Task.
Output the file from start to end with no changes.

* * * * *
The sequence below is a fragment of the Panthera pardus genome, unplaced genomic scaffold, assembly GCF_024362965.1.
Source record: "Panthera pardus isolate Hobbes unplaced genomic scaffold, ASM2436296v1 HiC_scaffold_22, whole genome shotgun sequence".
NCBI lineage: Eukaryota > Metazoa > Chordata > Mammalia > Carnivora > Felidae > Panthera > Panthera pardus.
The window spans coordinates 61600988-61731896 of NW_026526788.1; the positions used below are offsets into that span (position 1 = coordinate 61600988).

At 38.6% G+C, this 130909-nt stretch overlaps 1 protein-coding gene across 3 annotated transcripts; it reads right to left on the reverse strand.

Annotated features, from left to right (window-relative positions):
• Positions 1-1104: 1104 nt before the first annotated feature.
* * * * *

The sequence below is a fragment of the Panthera pardus genome, unplaced genomic scaffold, assembly GCF_024362965.1.
Source record: "Panthera pardus isolate Hobbes unplaced genomic scaffold, ASM2436296v1 HiC_scaffold_22, whole genome shotgun sequence".
NCBI lineage: Eukaryota > Metazoa > Chordata > Mammalia > Carnivora > Felidae > Panthera > Panthera pardus.
The window spans coordinates 61600988-61731896 of NW_026526788.1; the positions used below are offsets into that span (position 1 = coordinate 61600988).

At 38.6% G+C, this 130909-nt stretch overlaps 1 protein-coding gene across 3 annotated transcripts; it reads right to left on the reverse strand.

Annotated features, from left to right (window-relative positions):
• Positions 1-1104: 1104 nt before the first annotated feature.